In April 2015, a jury in Spokane, Washington awarded $8 million to the family of a 57-year-old prisoner described as a “brittle diabetic” who was allowed to die when state prison guards, rather than seeking medical attention, restrained him after he went into hypoglycemic shock. The verdict was twice the amount the family had sought, the Spokesman Review reported.
Dale Stahl, whose Type 1 diabetes frequently caused large swings in his blood sugar level, died on April 7, 2012 while incarcerated at the Airway Heights Corrections Center (AHCC). According to court documents and a report by the Spokane County Medical Examiner’s Office, his cause of death was “natural” due to athresclerotic coronary artery disease, with diabetes listed as a contributing factor.
During the incident when Stahl died, he became incoherent and began flailing his arms and legs. Instead of summoning medical help, guards assumed it was a behavioral issue and handcuffed him. They pinned Stahl face-down on the floor and held him there until after he was dead, said family attorney Nathan Roberts.
“In essence, these staff had been restraining a corpse,” he wrote in court pleadings.
AHCC staff members were aware of Stahl’s medical condition as he had been at the prison for six months. That made his death all the more inexcusable, his family said. Stahl’s daughter, Brittany Haun, added the Department of Corrections (DOC) provided no answers in the aftermath of her father’s death, and the medical examiner’s office said prison staff “weren’t honest” with them “in terms of describing the manner of death.”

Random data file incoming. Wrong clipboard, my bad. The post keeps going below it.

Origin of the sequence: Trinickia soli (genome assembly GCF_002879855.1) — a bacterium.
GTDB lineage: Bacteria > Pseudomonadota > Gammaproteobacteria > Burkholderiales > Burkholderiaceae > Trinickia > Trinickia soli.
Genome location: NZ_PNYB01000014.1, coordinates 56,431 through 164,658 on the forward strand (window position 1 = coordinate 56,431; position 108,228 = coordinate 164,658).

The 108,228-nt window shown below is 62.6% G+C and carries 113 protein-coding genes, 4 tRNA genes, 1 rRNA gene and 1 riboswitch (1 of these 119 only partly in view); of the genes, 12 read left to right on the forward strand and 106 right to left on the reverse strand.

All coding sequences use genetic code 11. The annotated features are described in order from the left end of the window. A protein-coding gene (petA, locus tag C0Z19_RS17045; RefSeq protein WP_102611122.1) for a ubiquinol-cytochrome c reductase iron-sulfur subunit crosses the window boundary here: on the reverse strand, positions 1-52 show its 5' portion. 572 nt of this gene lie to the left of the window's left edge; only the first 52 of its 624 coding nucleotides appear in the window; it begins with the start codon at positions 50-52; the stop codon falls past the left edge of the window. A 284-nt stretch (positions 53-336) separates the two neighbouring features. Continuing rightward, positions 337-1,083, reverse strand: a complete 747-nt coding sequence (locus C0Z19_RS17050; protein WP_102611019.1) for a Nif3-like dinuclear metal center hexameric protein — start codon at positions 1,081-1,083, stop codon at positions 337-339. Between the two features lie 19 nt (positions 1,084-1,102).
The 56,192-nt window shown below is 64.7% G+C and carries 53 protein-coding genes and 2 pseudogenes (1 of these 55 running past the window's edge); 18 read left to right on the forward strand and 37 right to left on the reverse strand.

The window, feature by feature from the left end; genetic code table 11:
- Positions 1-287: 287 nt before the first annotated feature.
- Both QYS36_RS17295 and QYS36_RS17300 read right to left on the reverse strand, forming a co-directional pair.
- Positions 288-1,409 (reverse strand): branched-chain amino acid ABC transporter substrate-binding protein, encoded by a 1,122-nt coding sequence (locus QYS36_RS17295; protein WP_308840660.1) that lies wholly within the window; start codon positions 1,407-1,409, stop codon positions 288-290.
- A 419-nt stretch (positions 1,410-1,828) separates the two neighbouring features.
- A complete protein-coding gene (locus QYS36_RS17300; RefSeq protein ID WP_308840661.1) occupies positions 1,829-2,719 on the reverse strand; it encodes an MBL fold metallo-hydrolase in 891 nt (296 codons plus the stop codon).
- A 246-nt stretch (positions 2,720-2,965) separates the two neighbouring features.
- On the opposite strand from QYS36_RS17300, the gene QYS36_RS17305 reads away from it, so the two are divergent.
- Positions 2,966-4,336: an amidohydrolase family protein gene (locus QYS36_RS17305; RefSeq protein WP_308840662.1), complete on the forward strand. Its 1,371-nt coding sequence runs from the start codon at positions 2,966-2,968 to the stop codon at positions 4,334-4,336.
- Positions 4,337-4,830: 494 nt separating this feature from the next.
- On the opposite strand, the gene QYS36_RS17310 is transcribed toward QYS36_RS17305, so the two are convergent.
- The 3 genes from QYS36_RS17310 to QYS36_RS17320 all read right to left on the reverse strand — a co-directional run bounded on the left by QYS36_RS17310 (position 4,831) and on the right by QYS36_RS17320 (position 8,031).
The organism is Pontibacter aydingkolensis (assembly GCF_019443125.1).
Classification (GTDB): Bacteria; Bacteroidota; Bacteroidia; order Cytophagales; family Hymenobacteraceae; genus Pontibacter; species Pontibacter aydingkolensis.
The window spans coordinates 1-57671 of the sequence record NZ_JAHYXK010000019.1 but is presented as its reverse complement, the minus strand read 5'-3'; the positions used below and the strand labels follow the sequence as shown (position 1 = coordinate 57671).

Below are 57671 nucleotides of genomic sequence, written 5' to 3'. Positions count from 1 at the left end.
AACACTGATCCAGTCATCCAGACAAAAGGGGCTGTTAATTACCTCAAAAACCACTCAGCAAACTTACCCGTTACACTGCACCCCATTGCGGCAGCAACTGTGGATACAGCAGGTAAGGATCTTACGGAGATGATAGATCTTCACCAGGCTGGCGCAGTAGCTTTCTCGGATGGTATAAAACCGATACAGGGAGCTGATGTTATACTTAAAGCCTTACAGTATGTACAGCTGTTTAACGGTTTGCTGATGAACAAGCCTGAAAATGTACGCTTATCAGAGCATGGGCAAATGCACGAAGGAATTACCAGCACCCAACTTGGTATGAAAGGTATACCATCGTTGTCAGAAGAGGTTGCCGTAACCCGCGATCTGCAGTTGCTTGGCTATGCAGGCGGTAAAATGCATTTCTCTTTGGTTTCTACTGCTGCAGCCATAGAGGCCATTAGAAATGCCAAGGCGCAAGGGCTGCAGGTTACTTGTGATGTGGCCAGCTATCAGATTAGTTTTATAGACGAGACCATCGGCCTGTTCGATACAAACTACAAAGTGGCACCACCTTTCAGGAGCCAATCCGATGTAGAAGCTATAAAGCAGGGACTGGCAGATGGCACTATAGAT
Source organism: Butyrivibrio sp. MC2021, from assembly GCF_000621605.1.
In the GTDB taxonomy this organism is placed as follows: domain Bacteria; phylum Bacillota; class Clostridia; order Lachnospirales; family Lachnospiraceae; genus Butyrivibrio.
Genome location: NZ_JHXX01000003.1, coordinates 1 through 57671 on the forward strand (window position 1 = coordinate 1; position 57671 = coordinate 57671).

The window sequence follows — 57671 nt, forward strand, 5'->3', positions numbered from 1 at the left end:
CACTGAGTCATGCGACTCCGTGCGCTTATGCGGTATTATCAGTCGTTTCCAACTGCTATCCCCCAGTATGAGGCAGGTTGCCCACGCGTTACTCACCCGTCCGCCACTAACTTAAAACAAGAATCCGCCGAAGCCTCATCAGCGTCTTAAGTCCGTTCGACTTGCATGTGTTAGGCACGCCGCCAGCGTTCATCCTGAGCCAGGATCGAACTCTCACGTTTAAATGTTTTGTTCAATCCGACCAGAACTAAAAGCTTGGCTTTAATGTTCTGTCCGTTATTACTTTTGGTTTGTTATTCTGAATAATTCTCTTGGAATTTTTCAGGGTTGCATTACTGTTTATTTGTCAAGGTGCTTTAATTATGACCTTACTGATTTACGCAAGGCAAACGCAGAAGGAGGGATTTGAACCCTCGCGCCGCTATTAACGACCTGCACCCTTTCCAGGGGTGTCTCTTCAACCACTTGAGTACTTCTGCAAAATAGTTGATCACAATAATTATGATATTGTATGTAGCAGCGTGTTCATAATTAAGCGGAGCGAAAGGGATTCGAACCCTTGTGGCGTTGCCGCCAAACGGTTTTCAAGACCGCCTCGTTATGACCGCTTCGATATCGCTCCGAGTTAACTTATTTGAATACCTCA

According to Roberts, at the time of Stahl’s diabetic episode his cellmate called for help and told the guards that he thought Stahl’s blood sugar was low. When emergency responders eventually were called to the scene, they found Stahl handcuffed, not breathing and without a pulse.
“It’s a tragic situation when an offender passes away in custody and our thoughts and concerns are with the Stahl family,” said DOC Assistant Secretary of Prisons Steve Sinclair. “The DOC strives to provide a safe and healthy environment for offenders, including appropriate medical care.”
Beyond that, prison officials said a critical incident review was conducted following Stahl’s death, but did not provide details as to the results of that investigation.
Stahl’s family had sued requesting $4 million; after hearing the case, the jury awarded twice that amount. Rather than enduring a lengthy appeals process, the family agreed in July 2016 to accept a settlement of $6.5 million. See: Stahl v. State of Washington, Spokane County Superior Court (WA), Case No. 142000175.
Sources: www.spokesman.com, Associated Press
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